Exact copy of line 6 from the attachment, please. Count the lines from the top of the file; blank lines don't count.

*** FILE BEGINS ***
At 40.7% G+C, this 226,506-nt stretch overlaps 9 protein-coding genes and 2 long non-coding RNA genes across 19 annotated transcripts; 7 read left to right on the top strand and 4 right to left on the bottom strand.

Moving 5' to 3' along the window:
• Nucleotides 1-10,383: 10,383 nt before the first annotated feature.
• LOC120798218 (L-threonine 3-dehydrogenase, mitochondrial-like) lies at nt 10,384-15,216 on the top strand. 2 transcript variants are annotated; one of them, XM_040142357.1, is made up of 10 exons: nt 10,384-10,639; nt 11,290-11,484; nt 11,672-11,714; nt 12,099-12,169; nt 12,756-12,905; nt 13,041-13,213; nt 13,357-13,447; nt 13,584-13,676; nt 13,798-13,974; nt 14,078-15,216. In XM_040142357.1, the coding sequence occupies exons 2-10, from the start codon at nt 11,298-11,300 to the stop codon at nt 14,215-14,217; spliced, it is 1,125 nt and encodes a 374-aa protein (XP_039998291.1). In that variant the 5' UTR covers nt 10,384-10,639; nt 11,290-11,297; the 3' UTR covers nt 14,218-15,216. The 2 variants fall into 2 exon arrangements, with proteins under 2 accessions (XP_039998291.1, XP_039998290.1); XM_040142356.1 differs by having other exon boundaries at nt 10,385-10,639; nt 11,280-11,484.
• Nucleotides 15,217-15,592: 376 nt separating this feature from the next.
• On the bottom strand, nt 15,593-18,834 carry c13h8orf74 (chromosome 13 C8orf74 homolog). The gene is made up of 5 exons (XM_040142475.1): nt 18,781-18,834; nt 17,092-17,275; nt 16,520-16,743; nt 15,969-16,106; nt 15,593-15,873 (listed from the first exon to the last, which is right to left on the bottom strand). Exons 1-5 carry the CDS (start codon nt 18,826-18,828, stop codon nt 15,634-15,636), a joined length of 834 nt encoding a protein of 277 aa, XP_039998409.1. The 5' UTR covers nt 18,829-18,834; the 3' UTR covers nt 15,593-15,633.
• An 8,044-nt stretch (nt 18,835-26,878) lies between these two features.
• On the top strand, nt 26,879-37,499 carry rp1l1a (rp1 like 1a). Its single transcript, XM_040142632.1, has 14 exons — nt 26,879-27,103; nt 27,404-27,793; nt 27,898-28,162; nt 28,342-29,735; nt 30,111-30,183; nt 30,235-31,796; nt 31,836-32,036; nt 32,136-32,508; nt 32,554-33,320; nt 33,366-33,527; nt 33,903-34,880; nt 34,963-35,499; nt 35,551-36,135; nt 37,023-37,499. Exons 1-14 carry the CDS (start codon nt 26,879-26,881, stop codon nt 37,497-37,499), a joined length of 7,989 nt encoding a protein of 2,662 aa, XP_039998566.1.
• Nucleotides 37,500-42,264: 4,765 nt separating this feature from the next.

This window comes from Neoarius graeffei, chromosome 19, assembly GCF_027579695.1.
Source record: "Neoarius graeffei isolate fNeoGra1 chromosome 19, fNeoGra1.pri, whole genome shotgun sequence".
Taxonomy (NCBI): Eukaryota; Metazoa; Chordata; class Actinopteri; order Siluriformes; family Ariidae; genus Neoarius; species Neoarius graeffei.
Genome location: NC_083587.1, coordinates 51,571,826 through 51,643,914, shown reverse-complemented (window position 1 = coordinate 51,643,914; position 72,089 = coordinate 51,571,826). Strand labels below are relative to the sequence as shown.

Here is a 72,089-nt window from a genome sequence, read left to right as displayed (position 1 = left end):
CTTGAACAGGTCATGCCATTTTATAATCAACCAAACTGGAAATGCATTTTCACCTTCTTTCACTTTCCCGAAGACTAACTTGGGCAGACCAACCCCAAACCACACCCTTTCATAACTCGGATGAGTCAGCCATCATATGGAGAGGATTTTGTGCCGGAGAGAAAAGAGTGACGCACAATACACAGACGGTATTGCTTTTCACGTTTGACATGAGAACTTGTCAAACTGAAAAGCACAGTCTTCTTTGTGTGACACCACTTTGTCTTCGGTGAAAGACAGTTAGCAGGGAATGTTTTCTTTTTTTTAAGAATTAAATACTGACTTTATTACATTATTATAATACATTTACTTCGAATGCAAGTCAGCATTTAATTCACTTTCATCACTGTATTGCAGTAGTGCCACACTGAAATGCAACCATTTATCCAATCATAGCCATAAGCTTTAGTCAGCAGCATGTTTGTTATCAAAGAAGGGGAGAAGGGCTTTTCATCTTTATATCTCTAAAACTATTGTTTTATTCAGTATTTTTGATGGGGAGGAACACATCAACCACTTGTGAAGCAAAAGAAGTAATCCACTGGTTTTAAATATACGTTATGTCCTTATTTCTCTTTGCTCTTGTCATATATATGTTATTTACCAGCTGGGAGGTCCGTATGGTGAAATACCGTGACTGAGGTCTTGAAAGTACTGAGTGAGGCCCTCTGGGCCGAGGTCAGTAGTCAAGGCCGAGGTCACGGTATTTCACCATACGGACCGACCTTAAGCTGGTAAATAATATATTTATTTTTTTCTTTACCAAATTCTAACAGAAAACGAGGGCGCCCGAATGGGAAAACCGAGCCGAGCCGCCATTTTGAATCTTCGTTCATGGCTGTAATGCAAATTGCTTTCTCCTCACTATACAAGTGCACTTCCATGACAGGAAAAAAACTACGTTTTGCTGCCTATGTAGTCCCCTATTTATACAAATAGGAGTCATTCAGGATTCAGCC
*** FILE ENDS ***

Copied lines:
• On the bottom strand, nt 15,593-18,834 carry c13h8orf74 (chromosome 13 C8orf74 homolog). The gene is made up of 5 exons (XM_040142475.1): nt 18,781-18,834; nt 17,092-17,275; nt 16,520-16,743; nt 15,969-16,106; nt 15,593-15,873 (listed from the first exon to the last, which is right to left on the bottom strand). Exons 1-5 carry the CDS (start codon nt 18,826-18,828, stop codon nt 15,634-15,636), a joined length of 834 nt encoding a protein of 277 aa, XP_039998409.1. The 5' UTR covers nt 18,829-18,834; the 3' UTR covers nt 15,593-15,633.